In Tezz, with so many Indians in key positions at the Metropolitan administration in London, it would be no surprise if there is shortly an English mutiny taking place, described in years to come by British historians as ‘the first war of English Independence’. At least from Hindi movies.
Arjun Khanna (Anil Kapoor) is an anti-terrorist police detective who has carte blanche to do anything he pleases, including putting pedestrians at grave risk with American style car chases and handing over large amounts of money from ‘the Ministry’ as bait for the terrorist Aakash Rana. This disgruntled fellow, played stiffly by Ajay Devgn, is an engineer who traps passengers on a London-Glasgow train with a bomb threat; all in revenge for immigration hassles that prevented him and his colleagues from making England their home. It is the most unconvincing motive for terrorism yet. Who, in his right mind, would kill for living in such an expensive country with such atrocious weather and inhabited by such reticent and unfriendly natives?
Having said that, when the car, motorcycle, river raft and helicopter chases exit London for the English countryside, it is indeed very beautiful. The rolling meadows and quiet country lanes tell you flatteringly about ‘This other Eden, demi-paradise/ This fortress built by nature for herself’. Rana’s footmen in his war on British Immigration are his former employees, Aadil Khan (Zayed Khan) and Megha (Sameera Reddy), also denied work and resident permits by those villains at the evil Home Office.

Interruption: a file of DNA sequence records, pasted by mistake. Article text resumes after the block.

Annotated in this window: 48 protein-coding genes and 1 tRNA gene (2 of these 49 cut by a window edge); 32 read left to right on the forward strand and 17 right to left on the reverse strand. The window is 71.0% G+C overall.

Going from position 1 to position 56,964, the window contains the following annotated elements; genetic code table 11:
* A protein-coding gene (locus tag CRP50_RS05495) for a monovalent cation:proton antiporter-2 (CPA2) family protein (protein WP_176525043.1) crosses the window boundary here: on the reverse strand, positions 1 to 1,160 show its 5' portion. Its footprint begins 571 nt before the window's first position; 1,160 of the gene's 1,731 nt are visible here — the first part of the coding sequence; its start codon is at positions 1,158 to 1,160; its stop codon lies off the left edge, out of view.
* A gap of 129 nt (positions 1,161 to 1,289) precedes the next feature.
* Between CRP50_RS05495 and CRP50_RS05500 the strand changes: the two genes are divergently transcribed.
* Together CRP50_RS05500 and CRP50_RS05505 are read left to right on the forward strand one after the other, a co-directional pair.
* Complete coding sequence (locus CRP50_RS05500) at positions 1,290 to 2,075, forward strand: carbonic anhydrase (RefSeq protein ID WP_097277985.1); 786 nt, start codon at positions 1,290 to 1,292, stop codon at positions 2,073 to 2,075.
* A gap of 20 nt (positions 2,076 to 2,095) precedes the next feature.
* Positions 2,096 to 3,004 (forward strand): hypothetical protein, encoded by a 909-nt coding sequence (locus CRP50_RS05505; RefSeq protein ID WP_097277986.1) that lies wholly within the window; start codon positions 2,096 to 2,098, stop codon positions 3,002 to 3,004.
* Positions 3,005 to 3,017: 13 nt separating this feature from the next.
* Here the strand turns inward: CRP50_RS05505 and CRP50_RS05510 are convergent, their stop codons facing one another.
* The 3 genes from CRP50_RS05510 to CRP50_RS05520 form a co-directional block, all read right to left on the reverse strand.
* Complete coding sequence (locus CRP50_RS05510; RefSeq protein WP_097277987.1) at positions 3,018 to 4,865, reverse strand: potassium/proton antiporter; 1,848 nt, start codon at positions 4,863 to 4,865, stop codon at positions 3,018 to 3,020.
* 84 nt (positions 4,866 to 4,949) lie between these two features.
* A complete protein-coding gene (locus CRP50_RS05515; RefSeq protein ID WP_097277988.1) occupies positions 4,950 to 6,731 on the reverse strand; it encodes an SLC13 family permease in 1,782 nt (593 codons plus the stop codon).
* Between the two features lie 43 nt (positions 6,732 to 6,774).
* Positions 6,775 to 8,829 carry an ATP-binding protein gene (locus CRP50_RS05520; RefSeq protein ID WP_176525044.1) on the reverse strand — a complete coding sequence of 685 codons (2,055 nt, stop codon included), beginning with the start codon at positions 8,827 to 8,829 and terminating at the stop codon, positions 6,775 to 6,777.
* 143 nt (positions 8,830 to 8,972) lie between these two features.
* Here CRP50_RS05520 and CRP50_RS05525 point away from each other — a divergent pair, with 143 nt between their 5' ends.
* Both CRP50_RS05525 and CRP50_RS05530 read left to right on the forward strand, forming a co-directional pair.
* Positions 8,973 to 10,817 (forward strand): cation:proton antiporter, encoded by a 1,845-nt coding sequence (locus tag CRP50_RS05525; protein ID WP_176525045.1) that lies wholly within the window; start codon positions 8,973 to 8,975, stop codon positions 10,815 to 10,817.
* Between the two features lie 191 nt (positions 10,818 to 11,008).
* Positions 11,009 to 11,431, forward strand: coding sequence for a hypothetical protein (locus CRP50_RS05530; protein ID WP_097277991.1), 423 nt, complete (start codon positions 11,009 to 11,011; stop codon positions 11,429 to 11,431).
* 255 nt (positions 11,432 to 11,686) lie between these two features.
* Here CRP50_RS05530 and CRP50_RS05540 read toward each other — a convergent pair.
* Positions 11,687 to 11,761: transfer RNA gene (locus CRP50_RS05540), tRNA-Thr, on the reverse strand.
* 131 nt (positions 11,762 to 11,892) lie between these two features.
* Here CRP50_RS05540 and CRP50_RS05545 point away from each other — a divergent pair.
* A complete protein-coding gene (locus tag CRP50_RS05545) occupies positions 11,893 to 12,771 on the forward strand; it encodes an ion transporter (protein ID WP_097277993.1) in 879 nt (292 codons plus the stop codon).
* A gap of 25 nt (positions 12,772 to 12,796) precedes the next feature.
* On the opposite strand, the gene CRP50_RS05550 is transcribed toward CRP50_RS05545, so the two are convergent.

Together, the Empire strikes back, and if it weren’t for loyalists like Detective Khanna and Railway Control Officer Sanjay Raina (Boman Irani), this train thriller, modelled on Hollywood prototypes, would end in tragedy. Tezz is a plagiarised film, true, and tests your credulity, true, but it’s watchable. It has speed, boring characters, nice locations and one moving scene with Rana, his wife and his baby on a railway platform.